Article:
The Warm Welcome-the forgotten gesture.

By November 7, 2012All

We live in a fast pace world where everyone is competing for the attention of the customer. As service leaders we have to go back to the basics. Hospitality is mastering the fundamentals of a warm gracious welcome. Hospitality begins at the door. 

The very first moments of face to face contact with our customers can start the magical journey to a delightful relationship. Those vital moments can sometimes be taken for granted by service professionals now a days.
A customer’s first impression is even more significant more than ever due to the rise of social media feedback power. In the past, customers usually waited until after they left the business establishment before posting their feedback on line. Now, with customers tweeting and posting Facebook updates about their experiences almost in real time, a poor first impression can be immediately broadcast to hundreds—even thousands.

You don’t get a second chance to make a first impression in anything in life. The experience stays there forever.  You don’t have to be a customer or a business owner to understand the meaning of first impressions. We can create those meaningful moments in our daily interactions with people we meet every day. We are drawn to people who make us feel important and valued. The Golden Rule applies here.  How do you want to be treated and welcomed?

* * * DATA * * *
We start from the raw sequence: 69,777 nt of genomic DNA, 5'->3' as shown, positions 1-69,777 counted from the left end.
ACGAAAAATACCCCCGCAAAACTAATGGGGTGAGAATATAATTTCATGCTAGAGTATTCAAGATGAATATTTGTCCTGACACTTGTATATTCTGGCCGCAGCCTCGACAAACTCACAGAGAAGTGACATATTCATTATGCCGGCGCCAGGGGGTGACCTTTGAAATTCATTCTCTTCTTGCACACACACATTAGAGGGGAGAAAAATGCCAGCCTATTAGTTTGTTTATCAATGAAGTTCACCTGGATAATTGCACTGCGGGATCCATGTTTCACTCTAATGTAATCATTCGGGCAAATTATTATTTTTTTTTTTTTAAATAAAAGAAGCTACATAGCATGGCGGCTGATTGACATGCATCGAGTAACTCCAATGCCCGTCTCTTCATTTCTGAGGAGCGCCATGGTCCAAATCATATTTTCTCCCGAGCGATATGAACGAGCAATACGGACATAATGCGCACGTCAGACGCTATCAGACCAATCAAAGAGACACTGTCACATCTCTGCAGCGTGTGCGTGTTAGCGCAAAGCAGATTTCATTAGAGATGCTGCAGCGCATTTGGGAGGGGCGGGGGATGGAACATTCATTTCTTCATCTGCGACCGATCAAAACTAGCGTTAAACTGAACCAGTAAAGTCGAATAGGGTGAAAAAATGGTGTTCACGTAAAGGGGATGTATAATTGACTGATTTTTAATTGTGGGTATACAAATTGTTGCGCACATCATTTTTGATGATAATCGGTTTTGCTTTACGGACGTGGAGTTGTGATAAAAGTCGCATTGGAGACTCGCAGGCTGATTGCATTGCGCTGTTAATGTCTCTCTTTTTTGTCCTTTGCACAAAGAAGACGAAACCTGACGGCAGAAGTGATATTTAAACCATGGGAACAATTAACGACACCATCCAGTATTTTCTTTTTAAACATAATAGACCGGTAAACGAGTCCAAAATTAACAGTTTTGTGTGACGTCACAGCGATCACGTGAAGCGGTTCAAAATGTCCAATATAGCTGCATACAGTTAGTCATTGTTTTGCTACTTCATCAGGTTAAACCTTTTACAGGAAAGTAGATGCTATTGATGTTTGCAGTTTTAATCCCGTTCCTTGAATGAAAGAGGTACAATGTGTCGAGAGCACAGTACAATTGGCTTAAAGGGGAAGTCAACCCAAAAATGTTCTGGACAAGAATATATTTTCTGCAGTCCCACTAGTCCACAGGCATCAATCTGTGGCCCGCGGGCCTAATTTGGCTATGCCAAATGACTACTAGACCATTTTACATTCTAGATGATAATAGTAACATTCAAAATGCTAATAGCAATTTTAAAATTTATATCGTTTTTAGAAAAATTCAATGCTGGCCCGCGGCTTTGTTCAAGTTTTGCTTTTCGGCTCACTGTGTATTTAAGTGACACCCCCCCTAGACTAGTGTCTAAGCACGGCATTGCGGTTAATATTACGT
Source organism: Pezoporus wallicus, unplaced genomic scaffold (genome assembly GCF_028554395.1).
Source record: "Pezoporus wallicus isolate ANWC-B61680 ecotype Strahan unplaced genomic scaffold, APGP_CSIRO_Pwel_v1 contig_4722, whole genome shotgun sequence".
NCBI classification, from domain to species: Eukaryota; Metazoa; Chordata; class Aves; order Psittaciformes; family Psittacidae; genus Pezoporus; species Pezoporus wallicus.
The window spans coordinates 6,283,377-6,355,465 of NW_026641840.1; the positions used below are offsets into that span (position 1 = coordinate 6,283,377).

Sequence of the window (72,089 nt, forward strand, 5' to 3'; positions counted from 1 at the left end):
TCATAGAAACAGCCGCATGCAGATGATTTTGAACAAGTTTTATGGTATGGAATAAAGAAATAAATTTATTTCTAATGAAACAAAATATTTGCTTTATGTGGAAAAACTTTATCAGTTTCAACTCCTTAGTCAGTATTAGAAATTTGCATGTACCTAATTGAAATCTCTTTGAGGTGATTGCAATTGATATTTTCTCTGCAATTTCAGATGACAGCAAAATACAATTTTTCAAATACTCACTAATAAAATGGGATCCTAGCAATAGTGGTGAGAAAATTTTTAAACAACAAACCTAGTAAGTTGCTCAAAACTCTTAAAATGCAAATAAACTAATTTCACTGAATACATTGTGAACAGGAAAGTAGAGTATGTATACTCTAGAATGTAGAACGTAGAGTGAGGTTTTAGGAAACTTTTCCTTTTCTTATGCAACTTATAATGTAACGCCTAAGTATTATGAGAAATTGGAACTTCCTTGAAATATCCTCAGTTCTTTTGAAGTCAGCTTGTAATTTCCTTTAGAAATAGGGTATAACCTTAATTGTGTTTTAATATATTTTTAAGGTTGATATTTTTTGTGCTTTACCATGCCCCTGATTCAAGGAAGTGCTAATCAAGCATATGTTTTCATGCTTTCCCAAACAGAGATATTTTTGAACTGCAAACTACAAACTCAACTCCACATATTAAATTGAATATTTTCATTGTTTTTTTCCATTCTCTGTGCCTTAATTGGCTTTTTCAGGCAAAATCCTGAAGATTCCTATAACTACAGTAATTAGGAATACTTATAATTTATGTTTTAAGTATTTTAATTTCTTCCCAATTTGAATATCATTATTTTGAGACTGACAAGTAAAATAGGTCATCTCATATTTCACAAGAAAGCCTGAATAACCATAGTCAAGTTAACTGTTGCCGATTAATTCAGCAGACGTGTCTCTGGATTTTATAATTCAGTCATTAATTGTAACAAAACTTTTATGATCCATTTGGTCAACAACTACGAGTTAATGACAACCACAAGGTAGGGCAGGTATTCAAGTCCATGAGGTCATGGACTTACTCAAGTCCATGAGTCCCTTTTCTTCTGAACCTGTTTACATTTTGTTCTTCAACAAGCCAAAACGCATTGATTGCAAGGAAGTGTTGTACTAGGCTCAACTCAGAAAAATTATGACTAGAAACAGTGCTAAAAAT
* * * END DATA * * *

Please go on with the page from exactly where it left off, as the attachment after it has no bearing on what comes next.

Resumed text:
When I began my career in the hotel business, I learned from one of my mentors the simplicity of a warm welcome. “Welcome every customer like it’s your favorite person in the world walking into the hotel.”  Imagine the customer delight to your warm exciting gesture. In some places they actually know your name in advance. In some hotels, the staff has access to the guest profile online and prepares in advance to wow the customer the moment they walk into the hotel lobby. That sense of arrival is something missing in most places.

I was lucky to grow up in a warm loving family that creates a sense of welcoming arrival when we had friends or family visit. I remember my mother always graciously welcoming our guests with coffee or tea and scrumptious pastries. She would always look forward with excitement and preparation to serve our guests as though she was the guest herself. She taught me this lesson for many years and still does every time we welcome guests over to their house. The lesson of that stuck with me as a valuable lesson to practice everyday in my career. Here is what I’ve learned from mom and other mentors about the warm welcome:
  • Make the first contact. It shows the customer you are excited to begin a meaningful relationship.
  • Smile and be upbeat. Your attitude is reflected in your body language.
  • Create “Small Talk”. Remember it’s about them and their life.  Make them feel at ease and try to learn more about their day. Sometimes we assume we know but it’s amazing when you listen closely, you begin to learn more and make a connection.
  • Make them feel like a Million Bucks! Everyone is important.
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